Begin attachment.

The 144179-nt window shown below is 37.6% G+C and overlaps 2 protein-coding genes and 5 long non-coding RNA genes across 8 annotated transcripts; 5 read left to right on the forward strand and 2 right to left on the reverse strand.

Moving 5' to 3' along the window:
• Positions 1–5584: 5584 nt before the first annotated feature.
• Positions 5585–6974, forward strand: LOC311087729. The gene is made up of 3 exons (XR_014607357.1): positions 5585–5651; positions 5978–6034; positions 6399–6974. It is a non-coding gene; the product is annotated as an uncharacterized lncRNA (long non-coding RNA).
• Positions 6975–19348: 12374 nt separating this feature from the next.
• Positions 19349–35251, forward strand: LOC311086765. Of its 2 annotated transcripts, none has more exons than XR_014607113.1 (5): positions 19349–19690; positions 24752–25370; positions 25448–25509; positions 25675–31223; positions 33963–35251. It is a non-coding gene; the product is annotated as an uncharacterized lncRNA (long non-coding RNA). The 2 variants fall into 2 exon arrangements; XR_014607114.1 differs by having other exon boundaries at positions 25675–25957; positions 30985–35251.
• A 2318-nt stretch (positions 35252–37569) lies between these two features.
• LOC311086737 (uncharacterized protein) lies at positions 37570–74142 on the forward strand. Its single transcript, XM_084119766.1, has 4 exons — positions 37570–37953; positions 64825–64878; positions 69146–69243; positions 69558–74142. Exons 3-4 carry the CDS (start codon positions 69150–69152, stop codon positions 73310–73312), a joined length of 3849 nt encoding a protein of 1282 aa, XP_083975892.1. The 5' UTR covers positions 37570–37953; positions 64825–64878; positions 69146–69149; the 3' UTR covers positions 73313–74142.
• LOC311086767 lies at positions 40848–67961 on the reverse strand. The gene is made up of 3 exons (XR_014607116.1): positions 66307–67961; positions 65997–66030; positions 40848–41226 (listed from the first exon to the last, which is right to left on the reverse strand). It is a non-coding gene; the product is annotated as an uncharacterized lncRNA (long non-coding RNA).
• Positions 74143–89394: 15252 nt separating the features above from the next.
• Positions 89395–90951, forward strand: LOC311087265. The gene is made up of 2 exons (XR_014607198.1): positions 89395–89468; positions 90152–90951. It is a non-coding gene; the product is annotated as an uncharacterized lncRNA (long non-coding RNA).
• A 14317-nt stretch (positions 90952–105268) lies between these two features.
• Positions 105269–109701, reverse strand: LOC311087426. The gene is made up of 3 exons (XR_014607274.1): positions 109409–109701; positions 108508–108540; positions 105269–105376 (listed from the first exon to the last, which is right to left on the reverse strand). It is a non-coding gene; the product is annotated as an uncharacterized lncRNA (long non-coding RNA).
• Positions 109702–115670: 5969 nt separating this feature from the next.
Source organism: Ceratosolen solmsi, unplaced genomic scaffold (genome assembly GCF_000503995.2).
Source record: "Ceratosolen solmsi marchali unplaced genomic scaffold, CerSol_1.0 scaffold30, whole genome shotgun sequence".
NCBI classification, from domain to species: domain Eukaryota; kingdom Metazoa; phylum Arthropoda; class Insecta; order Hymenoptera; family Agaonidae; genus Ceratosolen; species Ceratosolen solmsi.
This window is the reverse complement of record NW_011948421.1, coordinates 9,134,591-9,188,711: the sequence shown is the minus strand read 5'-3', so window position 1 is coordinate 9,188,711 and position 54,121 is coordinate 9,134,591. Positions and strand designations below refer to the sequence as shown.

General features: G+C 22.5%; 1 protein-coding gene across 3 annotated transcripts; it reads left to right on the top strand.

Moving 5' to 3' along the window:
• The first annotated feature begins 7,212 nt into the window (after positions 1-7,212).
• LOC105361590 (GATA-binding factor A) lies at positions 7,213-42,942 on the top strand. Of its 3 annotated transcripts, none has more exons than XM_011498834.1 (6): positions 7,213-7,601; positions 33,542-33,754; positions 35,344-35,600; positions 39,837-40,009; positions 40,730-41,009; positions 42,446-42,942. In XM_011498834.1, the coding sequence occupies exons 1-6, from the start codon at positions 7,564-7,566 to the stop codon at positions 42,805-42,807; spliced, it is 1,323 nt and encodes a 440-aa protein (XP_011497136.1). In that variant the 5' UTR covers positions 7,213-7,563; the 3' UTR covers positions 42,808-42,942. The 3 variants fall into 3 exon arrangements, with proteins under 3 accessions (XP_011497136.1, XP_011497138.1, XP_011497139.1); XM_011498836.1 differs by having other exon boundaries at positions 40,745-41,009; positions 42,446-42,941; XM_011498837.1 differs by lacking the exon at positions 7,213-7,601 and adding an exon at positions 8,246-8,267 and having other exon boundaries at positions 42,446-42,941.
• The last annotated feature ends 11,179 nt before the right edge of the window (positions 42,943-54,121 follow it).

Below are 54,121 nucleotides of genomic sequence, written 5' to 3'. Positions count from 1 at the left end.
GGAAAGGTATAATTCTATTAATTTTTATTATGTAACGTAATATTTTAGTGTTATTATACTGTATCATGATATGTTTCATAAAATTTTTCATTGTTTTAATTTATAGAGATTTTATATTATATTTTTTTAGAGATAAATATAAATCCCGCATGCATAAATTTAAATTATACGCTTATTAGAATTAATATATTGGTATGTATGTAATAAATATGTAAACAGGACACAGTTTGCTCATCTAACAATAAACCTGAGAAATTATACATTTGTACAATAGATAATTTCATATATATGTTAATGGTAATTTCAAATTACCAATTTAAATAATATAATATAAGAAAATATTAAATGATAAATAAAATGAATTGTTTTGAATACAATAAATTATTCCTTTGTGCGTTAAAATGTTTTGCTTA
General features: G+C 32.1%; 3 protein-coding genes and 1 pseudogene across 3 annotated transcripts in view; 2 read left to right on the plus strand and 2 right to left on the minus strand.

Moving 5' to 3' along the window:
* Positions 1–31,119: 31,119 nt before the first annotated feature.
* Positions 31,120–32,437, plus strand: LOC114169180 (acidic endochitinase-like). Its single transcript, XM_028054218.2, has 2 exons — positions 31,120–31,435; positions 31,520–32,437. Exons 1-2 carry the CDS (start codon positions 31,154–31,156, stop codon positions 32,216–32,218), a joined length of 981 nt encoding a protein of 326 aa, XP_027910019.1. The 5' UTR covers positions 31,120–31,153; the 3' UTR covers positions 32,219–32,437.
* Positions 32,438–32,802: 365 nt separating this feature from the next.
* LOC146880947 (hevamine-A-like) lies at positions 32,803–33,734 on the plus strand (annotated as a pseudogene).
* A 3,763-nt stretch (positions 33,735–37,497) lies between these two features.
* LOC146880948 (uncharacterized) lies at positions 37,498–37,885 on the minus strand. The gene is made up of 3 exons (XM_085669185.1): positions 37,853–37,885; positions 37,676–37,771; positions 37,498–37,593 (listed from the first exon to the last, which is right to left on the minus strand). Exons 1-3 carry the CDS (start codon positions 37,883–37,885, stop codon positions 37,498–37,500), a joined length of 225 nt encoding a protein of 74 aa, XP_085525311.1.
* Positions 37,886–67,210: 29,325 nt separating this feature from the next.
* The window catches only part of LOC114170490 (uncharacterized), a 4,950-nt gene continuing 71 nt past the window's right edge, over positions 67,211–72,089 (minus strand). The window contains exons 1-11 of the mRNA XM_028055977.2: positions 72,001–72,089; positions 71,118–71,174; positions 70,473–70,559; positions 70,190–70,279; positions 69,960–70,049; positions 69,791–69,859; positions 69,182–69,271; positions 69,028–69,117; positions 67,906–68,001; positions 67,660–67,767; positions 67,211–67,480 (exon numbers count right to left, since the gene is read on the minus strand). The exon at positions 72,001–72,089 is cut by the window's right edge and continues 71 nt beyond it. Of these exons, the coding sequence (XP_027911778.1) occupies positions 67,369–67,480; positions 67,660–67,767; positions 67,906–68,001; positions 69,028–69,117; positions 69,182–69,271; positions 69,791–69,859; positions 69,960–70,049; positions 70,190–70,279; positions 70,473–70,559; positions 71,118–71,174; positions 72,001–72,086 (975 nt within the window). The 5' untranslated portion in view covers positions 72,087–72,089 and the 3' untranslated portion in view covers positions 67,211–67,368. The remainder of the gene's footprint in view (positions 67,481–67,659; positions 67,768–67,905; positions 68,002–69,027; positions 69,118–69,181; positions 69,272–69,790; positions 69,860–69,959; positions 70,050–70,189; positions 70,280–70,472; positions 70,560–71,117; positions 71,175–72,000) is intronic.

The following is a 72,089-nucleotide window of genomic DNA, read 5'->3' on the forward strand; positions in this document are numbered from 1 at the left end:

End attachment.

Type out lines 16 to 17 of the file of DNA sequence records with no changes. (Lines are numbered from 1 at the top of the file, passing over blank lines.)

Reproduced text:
Source record: "Ceratosolen solmsi marchali unplaced genomic scaffold, CerSol_1.0 scaffold30, whole genome shotgun sequence".
NCBI classification, from domain to species: domain Eukaryota; kingdom Metazoa; phylum Arthropoda; class Insecta; order Hymenoptera; family Agaonidae; genus Ceratosolen; species Ceratosolen solmsi.